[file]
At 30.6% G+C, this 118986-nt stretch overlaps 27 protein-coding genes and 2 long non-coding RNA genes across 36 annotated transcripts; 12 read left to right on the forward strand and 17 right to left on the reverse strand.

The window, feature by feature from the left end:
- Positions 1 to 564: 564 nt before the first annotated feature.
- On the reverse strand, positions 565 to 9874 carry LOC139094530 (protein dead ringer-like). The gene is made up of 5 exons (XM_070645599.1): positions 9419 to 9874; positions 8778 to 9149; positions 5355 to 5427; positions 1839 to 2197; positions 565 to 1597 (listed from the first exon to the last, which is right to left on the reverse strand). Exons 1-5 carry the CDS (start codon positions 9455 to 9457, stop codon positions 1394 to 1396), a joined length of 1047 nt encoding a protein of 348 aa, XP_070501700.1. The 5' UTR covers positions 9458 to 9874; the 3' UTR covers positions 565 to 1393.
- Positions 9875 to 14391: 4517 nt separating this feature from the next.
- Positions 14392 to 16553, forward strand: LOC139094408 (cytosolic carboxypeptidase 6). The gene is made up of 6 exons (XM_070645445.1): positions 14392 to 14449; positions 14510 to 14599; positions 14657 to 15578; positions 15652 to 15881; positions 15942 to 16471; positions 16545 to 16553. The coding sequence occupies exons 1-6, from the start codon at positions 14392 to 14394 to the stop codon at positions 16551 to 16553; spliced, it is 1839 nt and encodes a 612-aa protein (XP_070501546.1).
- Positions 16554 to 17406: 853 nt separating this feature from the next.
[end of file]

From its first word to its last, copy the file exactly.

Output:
At 30.6% G+C, this 118986-nt stretch overlaps 27 protein-coding genes and 2 long non-coding RNA genes across 36 annotated transcripts; 12 read left to right on the forward strand and 17 right to left on the reverse strand.

The window, feature by feature from the left end:
- Positions 1 to 564: 564 nt before the first annotated feature.
- On the reverse strand, positions 565 to 9874 carry LOC139094530 (protein dead ringer-like). The gene is made up of 5 exons (XM_070645599.1): positions 9419 to 9874; positions 8778 to 9149; positions 5355 to 5427; positions 1839 to 2197; positions 565 to 1597 (listed from the first exon to the last, which is right to left on the reverse strand). Exons 1-5 carry the CDS (start codon positions 9455 to 9457, stop codon positions 1394 to 1396), a joined length of 1047 nt encoding a protein of 348 aa, XP_070501700.1. The 5' UTR covers positions 9458 to 9874; the 3' UTR covers positions 565 to 1393.
- Positions 9875 to 14391: 4517 nt separating this feature from the next.
- Positions 14392 to 16553, forward strand: LOC139094408 (cytosolic carboxypeptidase 6). The gene is made up of 6 exons (XM_070645445.1): positions 14392 to 14449; positions 14510 to 14599; positions 14657 to 15578; positions 15652 to 15881; positions 15942 to 16471; positions 16545 to 16553. The coding sequence occupies exons 1-6, from the start codon at positions 14392 to 14394 to the stop codon at positions 16551 to 16553; spliced, it is 1839 nt and encodes a 612-aa protein (XP_070501546.1).
- Positions 16554 to 17406: 853 nt separating this feature from the next.